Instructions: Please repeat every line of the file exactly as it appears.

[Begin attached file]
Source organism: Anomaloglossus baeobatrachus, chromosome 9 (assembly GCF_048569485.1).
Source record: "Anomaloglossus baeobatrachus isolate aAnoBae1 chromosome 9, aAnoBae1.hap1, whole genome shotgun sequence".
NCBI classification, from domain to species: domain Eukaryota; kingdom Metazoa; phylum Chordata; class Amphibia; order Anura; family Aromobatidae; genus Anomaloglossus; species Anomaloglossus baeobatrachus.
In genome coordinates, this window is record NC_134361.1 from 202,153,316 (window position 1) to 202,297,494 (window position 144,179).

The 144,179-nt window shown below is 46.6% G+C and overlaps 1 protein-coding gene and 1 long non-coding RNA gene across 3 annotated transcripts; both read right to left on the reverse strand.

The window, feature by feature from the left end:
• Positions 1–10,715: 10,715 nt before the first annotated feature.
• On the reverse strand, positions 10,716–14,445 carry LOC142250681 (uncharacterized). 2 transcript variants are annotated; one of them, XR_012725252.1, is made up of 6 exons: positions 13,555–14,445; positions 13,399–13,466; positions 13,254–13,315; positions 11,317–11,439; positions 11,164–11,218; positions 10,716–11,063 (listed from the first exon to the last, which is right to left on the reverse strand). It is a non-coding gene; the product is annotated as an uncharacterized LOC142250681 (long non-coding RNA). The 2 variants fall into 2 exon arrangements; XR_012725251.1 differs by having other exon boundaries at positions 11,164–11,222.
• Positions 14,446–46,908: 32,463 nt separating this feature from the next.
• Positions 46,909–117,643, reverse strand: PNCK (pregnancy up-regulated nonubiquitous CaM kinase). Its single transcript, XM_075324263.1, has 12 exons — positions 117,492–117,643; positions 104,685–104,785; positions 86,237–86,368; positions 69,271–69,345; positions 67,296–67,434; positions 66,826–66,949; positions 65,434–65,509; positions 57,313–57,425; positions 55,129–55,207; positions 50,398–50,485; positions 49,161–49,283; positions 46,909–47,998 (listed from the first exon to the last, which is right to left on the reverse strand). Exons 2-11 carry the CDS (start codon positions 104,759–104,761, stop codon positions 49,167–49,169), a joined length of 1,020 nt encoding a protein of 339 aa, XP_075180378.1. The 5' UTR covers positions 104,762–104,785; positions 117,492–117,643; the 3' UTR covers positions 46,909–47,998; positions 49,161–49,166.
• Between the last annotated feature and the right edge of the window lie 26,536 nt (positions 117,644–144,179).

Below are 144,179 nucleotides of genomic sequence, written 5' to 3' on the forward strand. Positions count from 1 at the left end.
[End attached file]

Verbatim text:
Source organism: Anomaloglossus baeobatrachus, chromosome 9 (assembly GCF_048569485.1).
Source record: "Anomaloglossus baeobatrachus isolate aAnoBae1 chromosome 9, aAnoBae1.hap1, whole genome shotgun sequence".
NCBI classification, from domain to species: domain Eukaryota; kingdom Metazoa; phylum Chordata; class Amphibia; order Anura; family Aromobatidae; genus Anomaloglossus; species Anomaloglossus baeobatrachus.
In genome coordinates, this window is record NC_134361.1 from 202,153,316 (window position 1) to 202,297,494 (window position 144,179).

The 144,179-nt window shown below is 46.6% G+C and overlaps 1 protein-coding gene and 1 long non-coding RNA gene across 3 annotated transcripts; both read right to left on the reverse strand.

The window, feature by feature from the left end:
• Positions 1–10,715: 10,715 nt before the first annotated feature.
• On the reverse strand, positions 10,716–14,445 carry LOC142250681 (uncharacterized). 2 transcript variants are annotated; one of them, XR_012725252.1, is made up of 6 exons: positions 13,555–14,445; positions 13,399–13,466; positions 13,254–13,315; positions 11,317–11,439; positions 11,164–11,218; positions 10,716–11,063 (listed from the first exon to the last, which is right to left on the reverse strand). It is a non-coding gene; the product is annotated as an uncharacterized LOC142250681 (long non-coding RNA). The 2 variants fall into 2 exon arrangements; XR_012725251.1 differs by having other exon boundaries at positions 11,164–11,222.
• Positions 14,446–46,908: 32,463 nt separating this feature from the next.
• Positions 46,909–117,643, reverse strand: PNCK (pregnancy up-regulated nonubiquitous CaM kinase). Its single transcript, XM_075324263.1, has 12 exons — positions 117,492–117,643; positions 104,685–104,785; positions 86,237–86,368; positions 69,271–69,345; positions 67,296–67,434; positions 66,826–66,949; positions 65,434–65,509; positions 57,313–57,425; positions 55,129–55,207; positions 50,398–50,485; positions 49,161–49,283; positions 46,909–47,998 (listed from the first exon to the last, which is right to left on the reverse strand). Exons 2-11 carry the CDS (start codon positions 104,759–104,761, stop codon positions 49,167–49,169), a joined length of 1,020 nt encoding a protein of 339 aa, XP_075180378.1. The 5' UTR covers positions 104,762–104,785; positions 117,492–117,643; the 3' UTR covers positions 46,909–47,998; positions 49,161–49,166.
• Between the last annotated feature and the right edge of the window lie 26,536 nt (positions 117,644–144,179).

Below are 144,179 nucleotides of genomic sequence, written 5' to 3' on the forward strand. Positions count from 1 at the left end.